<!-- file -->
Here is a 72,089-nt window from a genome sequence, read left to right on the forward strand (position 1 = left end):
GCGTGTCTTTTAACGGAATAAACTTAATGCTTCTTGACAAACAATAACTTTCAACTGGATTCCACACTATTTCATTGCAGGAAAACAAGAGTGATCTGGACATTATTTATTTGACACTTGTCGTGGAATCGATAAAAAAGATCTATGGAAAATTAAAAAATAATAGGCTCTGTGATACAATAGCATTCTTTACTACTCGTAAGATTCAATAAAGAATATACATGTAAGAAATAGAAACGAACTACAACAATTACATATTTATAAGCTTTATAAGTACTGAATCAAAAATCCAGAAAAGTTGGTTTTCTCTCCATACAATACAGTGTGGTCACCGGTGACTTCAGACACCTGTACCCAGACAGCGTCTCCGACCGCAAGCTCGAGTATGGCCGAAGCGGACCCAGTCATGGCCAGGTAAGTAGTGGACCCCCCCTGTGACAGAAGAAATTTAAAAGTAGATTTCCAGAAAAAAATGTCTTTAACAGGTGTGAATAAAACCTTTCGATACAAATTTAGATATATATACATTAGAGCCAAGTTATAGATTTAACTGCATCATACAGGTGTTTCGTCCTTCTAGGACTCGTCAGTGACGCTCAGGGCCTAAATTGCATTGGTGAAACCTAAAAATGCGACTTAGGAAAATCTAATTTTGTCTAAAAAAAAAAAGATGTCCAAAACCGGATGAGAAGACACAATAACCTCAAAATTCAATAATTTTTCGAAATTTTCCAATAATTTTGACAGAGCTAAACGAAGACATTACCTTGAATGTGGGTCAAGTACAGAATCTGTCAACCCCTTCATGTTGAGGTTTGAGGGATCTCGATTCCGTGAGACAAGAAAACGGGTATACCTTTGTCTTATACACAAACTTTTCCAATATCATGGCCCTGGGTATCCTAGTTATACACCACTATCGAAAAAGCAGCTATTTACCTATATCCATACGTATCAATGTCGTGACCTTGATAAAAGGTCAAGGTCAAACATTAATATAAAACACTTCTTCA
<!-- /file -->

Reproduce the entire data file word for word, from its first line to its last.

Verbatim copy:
Here is a 72,089-nt window from a genome sequence, read left to right on the forward strand (position 1 = left end):
GCGTGTCTTTTAACGGAATAAACTTAATGCTTCTTGACAAACAATAACTTTCAACTGGATTCCACACTATTTCATTGCAGGAAAACAAGAGTGATCTGGACATTATTTATTTGACACTTGTCGTGGAATCGATAAAAAAGATCTATGGAAAATTAAAAAATAATAGGCTCTGTGATACAATAGCATTCTTTACTACTCGTAAGATTCAATAAAGAATATACATGTAAGAAATAGAAACGAACTACAACAATTACATATTTATAAGCTTTATAAGTACTGAATCAAAAATCCAGAAAAGTTGGTTTTCTCTCCATACAATACAGTGTGGTCACCGGTGACTTCAGACACCTGTACCCAGACAGCGTCTCCGACCGCAAGCTCGAGTATGGCCGAAGCGGACCCAGTCATGGCCAGGTAAGTAGTGGACCCCCCCTGTGACAGAAGAAATTTAAAAGTAGATTTCCAGAAAAAAATGTCTTTAACAGGTGTGAATAAAACCTTTCGATACAAATTTAGATATATATACATTAGAGCCAAGTTATAGATTTAACTGCATCATACAGGTGTTTCGTCCTTCTAGGACTCGTCAGTGACGCTCAGGGCCTAAATTGCATTGGTGAAACCTAAAAATGCGACTTAGGAAAATCTAATTTTGTCTAAAAAAAAAAAGATGTCCAAAACCGGATGAGAAGACACAATAACCTCAAAATTCAATAATTTTTCGAAATTTTCCAATAATTTTGACAGAGCTAAACGAAGACATTACCTTGAATGTGGGTCAAGTACAGAATCTGTCAACCCCTTCATGTTGAGGTTTGAGGGATCTCGATTCCGTGAGACAAGAAAACGGGTATACCTTTGTCTTATACACAAACTTTTCCAATATCATGGCCCTGGGTATCCTAGTTATACACCACTATCGAAAAAGCAGCTATTTACCTATATCCATACGTATCAATGTCGTGACCTTGATAAAAGGTCAAGGTCAAACATTAATATAAAACACTTCTTCA